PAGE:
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The Humpty Dumpty Girl

Photo: Lewis Hine, Public Domain

I know it is only three weeks since I was left here, because my brother Sammy showed me how to mark time. We were in the alleyway down the side of our cottage, the mothers of the street gathering, gossiping, waiting to see me gone.

'Here,' said Sammy, scratching the wall with a piece of coal. 'Do this each day. Six lines down, one across makes a week. Like a gate.'

I said the words over and over as Da dragged me away, as the women looked on, shawls pulled tight, arms folded under smug smiles.

I have three gates scratched on the floorboards under my bed now.

‘They'll beat you with a cane till you're black,' Nell said when she caught me finishing the second gate.

Now she's lying in a bed in the infirmary, her head wrapped round in bandages – the Humpty Dumpty girl who fell off the wall. The mill overseer asked me how it happened – I made myself look sad, shook my head and returned to my spindles.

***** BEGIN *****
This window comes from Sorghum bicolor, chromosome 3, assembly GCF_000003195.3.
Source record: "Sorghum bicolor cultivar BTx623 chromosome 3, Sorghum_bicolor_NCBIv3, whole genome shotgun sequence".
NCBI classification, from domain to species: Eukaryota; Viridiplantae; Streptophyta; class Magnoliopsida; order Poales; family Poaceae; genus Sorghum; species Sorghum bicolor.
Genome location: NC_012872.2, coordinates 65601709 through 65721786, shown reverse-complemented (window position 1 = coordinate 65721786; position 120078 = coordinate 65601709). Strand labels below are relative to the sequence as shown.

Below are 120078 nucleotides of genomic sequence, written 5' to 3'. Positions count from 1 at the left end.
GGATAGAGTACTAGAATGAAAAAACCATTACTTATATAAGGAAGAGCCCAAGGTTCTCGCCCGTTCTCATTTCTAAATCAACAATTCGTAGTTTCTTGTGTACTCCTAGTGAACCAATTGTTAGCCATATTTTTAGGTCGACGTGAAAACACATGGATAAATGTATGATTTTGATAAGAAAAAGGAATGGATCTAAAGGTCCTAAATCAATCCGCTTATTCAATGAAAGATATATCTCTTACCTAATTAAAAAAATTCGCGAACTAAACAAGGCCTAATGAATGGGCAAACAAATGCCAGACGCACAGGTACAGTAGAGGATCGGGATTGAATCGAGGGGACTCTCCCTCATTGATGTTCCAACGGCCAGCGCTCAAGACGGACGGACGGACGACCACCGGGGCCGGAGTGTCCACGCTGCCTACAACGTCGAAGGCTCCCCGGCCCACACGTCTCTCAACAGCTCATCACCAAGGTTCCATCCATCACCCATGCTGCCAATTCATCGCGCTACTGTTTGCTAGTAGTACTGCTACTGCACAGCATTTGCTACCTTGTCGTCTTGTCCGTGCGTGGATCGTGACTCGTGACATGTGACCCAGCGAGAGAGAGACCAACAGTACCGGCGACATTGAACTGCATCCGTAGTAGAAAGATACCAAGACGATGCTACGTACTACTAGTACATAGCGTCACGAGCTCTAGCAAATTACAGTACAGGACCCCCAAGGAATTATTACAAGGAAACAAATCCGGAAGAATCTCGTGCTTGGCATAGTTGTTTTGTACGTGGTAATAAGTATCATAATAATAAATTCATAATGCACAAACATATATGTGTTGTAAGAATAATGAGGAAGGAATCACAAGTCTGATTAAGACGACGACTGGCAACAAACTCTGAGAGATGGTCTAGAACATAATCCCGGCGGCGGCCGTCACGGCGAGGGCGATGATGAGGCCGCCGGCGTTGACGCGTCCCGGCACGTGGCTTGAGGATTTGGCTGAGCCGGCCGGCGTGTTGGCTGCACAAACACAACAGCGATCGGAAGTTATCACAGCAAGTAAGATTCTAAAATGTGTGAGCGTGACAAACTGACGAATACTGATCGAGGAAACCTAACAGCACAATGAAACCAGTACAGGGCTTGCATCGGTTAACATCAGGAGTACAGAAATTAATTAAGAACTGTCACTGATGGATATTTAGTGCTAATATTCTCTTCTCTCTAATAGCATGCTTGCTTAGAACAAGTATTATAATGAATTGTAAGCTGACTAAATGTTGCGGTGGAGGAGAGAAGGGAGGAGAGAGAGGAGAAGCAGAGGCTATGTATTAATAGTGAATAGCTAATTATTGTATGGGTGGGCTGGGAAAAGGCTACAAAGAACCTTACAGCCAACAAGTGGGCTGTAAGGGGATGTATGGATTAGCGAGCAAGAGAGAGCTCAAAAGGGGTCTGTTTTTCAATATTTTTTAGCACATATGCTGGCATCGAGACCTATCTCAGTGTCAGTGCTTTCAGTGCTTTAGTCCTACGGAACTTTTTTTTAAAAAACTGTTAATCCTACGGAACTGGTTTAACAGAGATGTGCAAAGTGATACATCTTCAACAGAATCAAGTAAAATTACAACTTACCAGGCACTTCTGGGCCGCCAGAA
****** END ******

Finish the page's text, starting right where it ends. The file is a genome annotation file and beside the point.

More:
Tonight, I'll make another mark with my pocketknife and perhaps tomorrow is the day Sammy will come to take me home.

If it is, I shall take the box of Lucifers hidden under my mattress and set a fire in the fluff and dropped threads, watch the overseer and Nell and the clack-clack looms flame until there's nothing left but ash and the stench of burnt cotton and me and my pocket knife.

(A version of this story first appeared on my blog, Word Shamble)

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